Reactions of hydrogen gas with organic compounds are performed on a large scale worldwide by the chemicals industry1. Such hydrogenation reactions are essential to the production of numerous commercial goods, including many polymers, foodstuffs and pharmaceuticals. However, a catalyst is needed to provide a thermodynamically accessible reaction pathway that allows hydrogenations to occur. Until the past decade or so, it was thought that these catalysts must derive from transition metals, but there is now a growing list of alternatives. Writing in Nature Catalysis, Bauer et al.2 add to that list by reporting effective hydrogenation catalysts derived from alkaline-earth elements — the group of metals that includes calcium.
About 100 years ago, the chemist Paul Sabatier was the first to recognize that amorphous metals could act as catalysts to mediate the hydrogenation of organic substrates3. By the middle of the twentieth century, the emergence of the subdiscipline of organometallic chemistry led to the development of a wide variety of transition-metal complexes that are highly effective catalysts for these reactions4. Soluble transition-metal catalysts have undergone continual development to offer higher and higher reactivities. In addition, judicious changes to the ligand molecules bound to the metal atom were found to control the reactivity and selectivity of the catalytic complexes — not only the substrate selectivity, but also the stereoselectivity (the 3D geometric arrangement of atoms generated in the product). Despite these advances, most catalysts used in industrial processes are derived from the metals platinum, palladium, rhodium and ruthenium, which are expensive, toxic and rare.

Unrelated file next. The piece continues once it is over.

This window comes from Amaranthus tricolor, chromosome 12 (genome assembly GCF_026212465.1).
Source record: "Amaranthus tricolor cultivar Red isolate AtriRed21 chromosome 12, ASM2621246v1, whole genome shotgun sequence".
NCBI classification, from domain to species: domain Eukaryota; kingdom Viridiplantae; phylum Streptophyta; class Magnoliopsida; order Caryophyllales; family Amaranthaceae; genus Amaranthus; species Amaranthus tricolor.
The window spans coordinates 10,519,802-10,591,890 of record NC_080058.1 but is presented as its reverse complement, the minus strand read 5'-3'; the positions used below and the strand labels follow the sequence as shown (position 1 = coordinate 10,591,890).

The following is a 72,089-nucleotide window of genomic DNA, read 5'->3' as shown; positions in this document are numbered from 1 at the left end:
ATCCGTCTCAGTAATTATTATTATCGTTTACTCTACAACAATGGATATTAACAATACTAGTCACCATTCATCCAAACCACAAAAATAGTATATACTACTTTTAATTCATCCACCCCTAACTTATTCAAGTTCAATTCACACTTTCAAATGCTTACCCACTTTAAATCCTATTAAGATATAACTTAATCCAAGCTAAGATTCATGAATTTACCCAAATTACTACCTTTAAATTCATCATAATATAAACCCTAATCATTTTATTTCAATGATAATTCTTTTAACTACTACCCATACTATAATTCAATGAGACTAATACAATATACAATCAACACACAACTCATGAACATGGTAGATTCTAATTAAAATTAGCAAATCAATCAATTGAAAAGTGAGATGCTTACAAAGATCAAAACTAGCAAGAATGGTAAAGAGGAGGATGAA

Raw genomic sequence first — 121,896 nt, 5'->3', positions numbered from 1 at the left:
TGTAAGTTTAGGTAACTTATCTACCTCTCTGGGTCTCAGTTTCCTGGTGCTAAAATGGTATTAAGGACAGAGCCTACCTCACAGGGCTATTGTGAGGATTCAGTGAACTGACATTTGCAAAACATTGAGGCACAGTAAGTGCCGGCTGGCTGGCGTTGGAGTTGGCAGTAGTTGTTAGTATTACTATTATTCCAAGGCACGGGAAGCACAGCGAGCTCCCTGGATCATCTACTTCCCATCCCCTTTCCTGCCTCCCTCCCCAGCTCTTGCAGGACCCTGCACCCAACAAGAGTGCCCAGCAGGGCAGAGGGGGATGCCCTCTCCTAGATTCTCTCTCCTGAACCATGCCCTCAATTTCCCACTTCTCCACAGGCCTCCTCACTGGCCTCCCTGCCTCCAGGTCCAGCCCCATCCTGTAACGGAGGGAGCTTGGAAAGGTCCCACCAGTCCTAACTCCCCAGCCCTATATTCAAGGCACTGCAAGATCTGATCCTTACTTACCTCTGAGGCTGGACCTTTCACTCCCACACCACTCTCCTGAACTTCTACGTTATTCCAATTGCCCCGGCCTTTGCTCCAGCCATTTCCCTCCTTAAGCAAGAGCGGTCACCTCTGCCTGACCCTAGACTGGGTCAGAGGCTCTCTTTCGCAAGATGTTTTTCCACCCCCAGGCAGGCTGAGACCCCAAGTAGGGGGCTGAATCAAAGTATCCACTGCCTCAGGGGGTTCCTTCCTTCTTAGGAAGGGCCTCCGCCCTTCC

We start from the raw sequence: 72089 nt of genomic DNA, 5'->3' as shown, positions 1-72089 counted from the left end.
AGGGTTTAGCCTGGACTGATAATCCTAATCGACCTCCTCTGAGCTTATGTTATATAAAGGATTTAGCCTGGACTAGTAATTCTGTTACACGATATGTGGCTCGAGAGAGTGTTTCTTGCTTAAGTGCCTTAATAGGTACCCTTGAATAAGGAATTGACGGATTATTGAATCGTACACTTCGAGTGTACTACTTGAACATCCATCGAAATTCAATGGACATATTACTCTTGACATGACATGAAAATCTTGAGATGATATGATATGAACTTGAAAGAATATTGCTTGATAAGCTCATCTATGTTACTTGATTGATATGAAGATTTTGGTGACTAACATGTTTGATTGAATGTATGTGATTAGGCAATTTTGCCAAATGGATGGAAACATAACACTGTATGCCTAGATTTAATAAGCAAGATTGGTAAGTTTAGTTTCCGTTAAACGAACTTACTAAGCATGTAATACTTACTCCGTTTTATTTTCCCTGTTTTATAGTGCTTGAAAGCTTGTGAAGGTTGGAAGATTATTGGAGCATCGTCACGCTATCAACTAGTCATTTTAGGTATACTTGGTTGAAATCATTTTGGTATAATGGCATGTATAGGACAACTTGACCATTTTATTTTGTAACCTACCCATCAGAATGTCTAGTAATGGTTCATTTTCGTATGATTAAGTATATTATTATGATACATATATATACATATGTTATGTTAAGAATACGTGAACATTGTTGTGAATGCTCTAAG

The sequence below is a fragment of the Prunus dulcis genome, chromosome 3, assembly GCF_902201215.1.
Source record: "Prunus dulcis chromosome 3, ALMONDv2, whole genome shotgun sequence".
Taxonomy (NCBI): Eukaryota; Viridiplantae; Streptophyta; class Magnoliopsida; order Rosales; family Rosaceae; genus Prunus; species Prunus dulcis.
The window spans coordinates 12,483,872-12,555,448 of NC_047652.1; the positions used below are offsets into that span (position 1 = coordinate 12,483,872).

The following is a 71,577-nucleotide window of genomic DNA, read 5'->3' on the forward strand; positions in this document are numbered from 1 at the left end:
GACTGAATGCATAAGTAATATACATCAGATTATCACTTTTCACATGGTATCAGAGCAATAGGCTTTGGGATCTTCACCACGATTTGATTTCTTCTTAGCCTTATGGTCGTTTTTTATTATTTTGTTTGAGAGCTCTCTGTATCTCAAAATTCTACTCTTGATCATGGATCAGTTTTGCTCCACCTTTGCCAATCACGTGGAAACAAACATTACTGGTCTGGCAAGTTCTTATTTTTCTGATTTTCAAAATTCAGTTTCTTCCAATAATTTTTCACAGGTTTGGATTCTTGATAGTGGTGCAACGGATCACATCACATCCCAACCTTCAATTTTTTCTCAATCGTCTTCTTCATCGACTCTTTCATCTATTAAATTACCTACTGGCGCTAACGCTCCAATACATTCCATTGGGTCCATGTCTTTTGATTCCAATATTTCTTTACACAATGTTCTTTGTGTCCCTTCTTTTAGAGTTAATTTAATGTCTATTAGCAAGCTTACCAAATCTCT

The cost of the precious metals in such catalysts is not the only expense associated with their use — the removal of toxic catalyst residues from the products is also costly. This, together with increasing environmental concerns, has prompted efforts to find alternatives to conventional hydrogenation catalysts. One strategy that uses the principles of organometallic chemistry has been to develop catalysts derived from earth-abundant, less-toxic transition metals such as iron, cobalt and nickel5.
In the past decade or so, startling strategies for hydrogenation reactions have also been discovered. In 2006, certain molecules containing boron and phosphorus were shown to react reversibly with hydrogen6. It was subsequently found7 that reactions between boron-containing molecules known as boranes and phosphorus-containing molecules called phosphines can be frustrated electronically or through steric effects (which occur when bulky chemical groups block access to certain parts of a molecule). This allows certain combinations of boranes and phosphines to chemically activate hydrogen molecules, and, in some cases, mediate the hydrogenation of many different types of compound8,9. Then, in 2008, a remarkable calcium-based catalyst was reported10 for the hydrogenation of alkenes (hydrocarbons that contain carbon–carbon double bonds). Collectively, these findings provided evidence that hydrogenation can be catalysed by systems based on elements other than the transition metals, overturning 100 years of chemical dogma.
Bauer et al. have now broadened the range of alkaline-earth-metal derivatives that can form the basis of hydrogenation catalysts. The new catalysts are complexes with the general formula M[N(SiMe3)2]2 (where M can be magnesium, calcium, strontium or barium; Si is silicon; and Me represents a methyl group), and can be readily prepared. The authors used them to hydrogenate substrates known as aldimines (Fig. 1).